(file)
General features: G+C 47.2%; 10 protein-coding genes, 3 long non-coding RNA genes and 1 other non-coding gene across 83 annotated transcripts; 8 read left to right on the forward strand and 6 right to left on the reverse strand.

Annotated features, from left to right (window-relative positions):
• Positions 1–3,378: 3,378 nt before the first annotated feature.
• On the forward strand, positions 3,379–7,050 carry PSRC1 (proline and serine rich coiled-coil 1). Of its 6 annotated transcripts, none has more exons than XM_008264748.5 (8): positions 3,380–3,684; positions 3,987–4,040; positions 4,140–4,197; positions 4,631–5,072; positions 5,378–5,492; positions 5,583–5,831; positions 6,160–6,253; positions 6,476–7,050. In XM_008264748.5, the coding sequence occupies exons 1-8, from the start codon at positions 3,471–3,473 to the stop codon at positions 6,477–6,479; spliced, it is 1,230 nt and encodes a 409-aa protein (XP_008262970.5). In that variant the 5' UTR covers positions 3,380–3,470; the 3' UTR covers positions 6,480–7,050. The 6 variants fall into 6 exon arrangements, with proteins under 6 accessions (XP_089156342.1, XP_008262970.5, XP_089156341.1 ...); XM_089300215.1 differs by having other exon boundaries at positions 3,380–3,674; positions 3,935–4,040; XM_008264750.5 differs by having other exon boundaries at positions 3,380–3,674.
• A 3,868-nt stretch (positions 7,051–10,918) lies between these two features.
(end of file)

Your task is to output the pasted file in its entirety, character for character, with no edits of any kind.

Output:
General features: G+C 47.2%; 10 protein-coding genes, 3 long non-coding RNA genes and 1 other non-coding gene across 83 annotated transcripts; 8 read left to right on the forward strand and 6 right to left on the reverse strand.

Annotated features, from left to right (window-relative positions):
• Positions 1–3,378: 3,378 nt before the first annotated feature.
• On the forward strand, positions 3,379–7,050 carry PSRC1 (proline and serine rich coiled-coil 1). Of its 6 annotated transcripts, none has more exons than XM_008264748.5 (8): positions 3,380–3,684; positions 3,987–4,040; positions 4,140–4,197; positions 4,631–5,072; positions 5,378–5,492; positions 5,583–5,831; positions 6,160–6,253; positions 6,476–7,050. In XM_008264748.5, the coding sequence occupies exons 1-8, from the start codon at positions 3,471–3,473 to the stop codon at positions 6,477–6,479; spliced, it is 1,230 nt and encodes a 409-aa protein (XP_008262970.5). In that variant the 5' UTR covers positions 3,380–3,470; the 3' UTR covers positions 6,480–7,050. The 6 variants fall into 6 exon arrangements, with proteins under 6 accessions (XP_089156342.1, XP_008262970.5, XP_089156341.1 ...); XM_089300215.1 differs by having other exon boundaries at positions 3,380–3,674; positions 3,935–4,040; XM_008264750.5 differs by having other exon boundaries at positions 3,380–3,674.
• A 3,868-nt stretch (positions 7,051–10,918) lies between these two features.